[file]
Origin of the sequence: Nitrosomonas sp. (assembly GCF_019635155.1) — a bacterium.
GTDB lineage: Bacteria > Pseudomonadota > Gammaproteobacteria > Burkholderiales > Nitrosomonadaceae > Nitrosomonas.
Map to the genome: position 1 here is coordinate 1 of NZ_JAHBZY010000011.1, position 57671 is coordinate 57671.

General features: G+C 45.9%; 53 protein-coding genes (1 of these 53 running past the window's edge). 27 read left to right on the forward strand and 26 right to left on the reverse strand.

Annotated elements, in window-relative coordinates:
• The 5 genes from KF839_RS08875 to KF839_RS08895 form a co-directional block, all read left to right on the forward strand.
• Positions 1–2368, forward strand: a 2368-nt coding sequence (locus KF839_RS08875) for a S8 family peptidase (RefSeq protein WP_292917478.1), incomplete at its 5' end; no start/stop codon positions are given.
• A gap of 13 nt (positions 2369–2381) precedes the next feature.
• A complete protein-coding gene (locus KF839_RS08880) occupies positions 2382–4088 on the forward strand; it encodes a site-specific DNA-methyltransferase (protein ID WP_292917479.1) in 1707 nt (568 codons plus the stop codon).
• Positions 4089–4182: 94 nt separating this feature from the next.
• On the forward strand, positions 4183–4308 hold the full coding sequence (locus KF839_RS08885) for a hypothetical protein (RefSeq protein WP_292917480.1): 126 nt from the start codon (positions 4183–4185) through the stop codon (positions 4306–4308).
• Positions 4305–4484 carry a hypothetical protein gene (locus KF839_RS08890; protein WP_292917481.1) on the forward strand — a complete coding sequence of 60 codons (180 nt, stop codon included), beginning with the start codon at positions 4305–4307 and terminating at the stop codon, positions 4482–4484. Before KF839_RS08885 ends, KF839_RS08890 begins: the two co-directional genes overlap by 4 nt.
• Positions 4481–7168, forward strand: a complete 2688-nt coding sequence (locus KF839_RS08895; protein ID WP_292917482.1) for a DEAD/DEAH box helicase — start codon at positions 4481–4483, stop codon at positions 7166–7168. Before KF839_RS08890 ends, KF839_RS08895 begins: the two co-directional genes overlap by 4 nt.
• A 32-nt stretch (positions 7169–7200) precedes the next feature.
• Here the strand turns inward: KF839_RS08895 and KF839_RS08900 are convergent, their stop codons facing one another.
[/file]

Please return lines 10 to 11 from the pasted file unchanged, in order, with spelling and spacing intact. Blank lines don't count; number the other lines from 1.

• Positions 4089–4182: 94 nt separating this feature from the next.
• On the forward strand, positions 4183–4308 hold the full coding sequence (locus KF839_RS08885) for a hypothetical protein (RefSeq protein WP_292917480.1): 126 nt from the start codon (positions 4183–4185) through the stop codon (positions 4306–4308).